Music videos are so 80s/90s, right? They belong with the era when MTV screened wall-to-wall vids instead of 'reality' TV? Try telling that to the millions who bought Gangnam Style; were they really simply loving the music? 1.6bn (and still climbing) have viewed the video on YT, not to mention the many re-makes (school eg, eg2), viral ads + celeb link-ups (even political protest in Seoul) - and it doesn't matter how legit it is, this nightmare for daydream Beliebers is making a lot of money, even from the parodies + dislikes. All this for a simple dance track that wouldn't have sounded out of place in 1990 ... but had a fun vid. This meme itself was soon displaced by the Harlem Shake. Music vids even cause diseases it seems!
This blog explores every aspect of this most postmodern of media formats, including other print-based promo tools used by the industry, its fast-changing nature, + how fans/audiences create/interact. Posts are primarily written with Media students/educators in mind. Please acknowledge the blog author if using any resources from this blog - Mr Dave Burrowes

Friday, 13 March 2015

UGC Azealia Banks Google tie-in stars audience

Its something I'll say frequently, and design 'spin-off' exercises around, because it is simply so important to the music industry's modern approach to promotion in the web 2.0 era: involving the 'audience' in the promo materials, and blurring the audience/producer line.

Details/link below

Azealia Banks has released an interactive video, accessible only through Google's Chrome browser (nothing new there; read Anita Elberse's Blockbuster for a detailed study of how Jay Z tied in with Microsoft's search engine Bing), which cuts in footage uploaded by fans/users. Comparable to the interactive Karaoke that is Smule then ... see this post on Jessie J/Smule.

I read about this on the Guardian (its posted on their Tumblr blog, but I saw it through the Guardian Android app - spot the convergence...); if you click through the main link on other browsers you'll get the error message you can see in the above screenshot - you need to open it in Chrome to see it in full, interactive action...

I also have to say ... I haven't heard/seen anything about this since, which seems quite surprising, but also maybe indicates that even the smartest, high-budget, high concept and zeitgeisty ideas don't guarantee success...

Thought I'd better check that, and the video certainly got much wider coverage than a standard promo flick (the interactive site had over 200k hits within a week, while the official Vevo video on YouTube was still at 150k views when I checked today, 12th August 2015, five months on), enticing the likes of business magazine Forbes to run a feature:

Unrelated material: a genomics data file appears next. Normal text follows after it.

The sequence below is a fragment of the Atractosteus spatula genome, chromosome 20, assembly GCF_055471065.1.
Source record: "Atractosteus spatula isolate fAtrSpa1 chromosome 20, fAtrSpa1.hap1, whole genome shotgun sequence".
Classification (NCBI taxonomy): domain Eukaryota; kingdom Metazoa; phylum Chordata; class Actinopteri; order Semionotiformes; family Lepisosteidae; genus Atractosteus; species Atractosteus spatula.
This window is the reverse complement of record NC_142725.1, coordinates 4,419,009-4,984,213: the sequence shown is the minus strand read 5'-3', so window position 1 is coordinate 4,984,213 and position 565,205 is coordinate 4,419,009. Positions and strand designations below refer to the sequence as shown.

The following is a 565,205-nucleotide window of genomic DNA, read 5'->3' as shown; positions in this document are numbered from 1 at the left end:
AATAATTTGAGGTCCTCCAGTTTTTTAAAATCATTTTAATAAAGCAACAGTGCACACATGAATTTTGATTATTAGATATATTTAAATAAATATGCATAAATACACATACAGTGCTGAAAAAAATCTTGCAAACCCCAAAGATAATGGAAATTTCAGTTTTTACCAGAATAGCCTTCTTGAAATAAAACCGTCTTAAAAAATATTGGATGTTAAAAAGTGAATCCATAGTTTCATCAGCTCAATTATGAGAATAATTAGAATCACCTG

Here's what Forbes had to say (notable that they pick up on the discourse around objectification of women, praising this as an alternative):
Last week, rapper and 30 Under 30 honoree Azealia Banks released an interactive video that lets viewers control her movements with a shake of the head. Powered by webcam and watchable on her website, “Wallace” has been viewed some 200,000 times so far.
Not bad for the independent artist who has given up her main promotional outlet – Twitter  – for Lent. But it’s more impressive considering the video requires users to visit a site other than YouTube or Vevo, click “allow” and then “play.” Such three step confirmation is enough to inhibit most, but it’s necessary to activate the webcam.
Once your webcam is activated, viewers can move their heads to guide Banks’ movements on screen, using tilts to channel change between six different feeds Banks filmed in advance. Midway through, your webcam feed starts to play in the background behind Banks, including the fan live into the video. Only watchable on Google Chrome, it makes use of Google’s Cloud Platform to host and playback the six videos of Banks.
“I’m such a huge fan of technology and creative new ways of interacting and engaging with fans, so this collaboration was perfect for me,” said Banks, who was the only female on 2014′s Cash Princes list. “I’m thrilled to be part of a potentially groundbreaking new ‘norm’ in the future of making music videos.”
In a time when music videos continue to be tiresomely filled with female objectification and equally prominent product placement, this simple interactive experience is a refreshing change.
“Using people’s heads as a channel changer creates a one-to-one interaction with Azealia – it’s a personal interaction like being online with her and it mimics the call and response within the song,” said Nick Ace, design director at Collins, the New York-based consultancy that produced – and bankrolled – the film.

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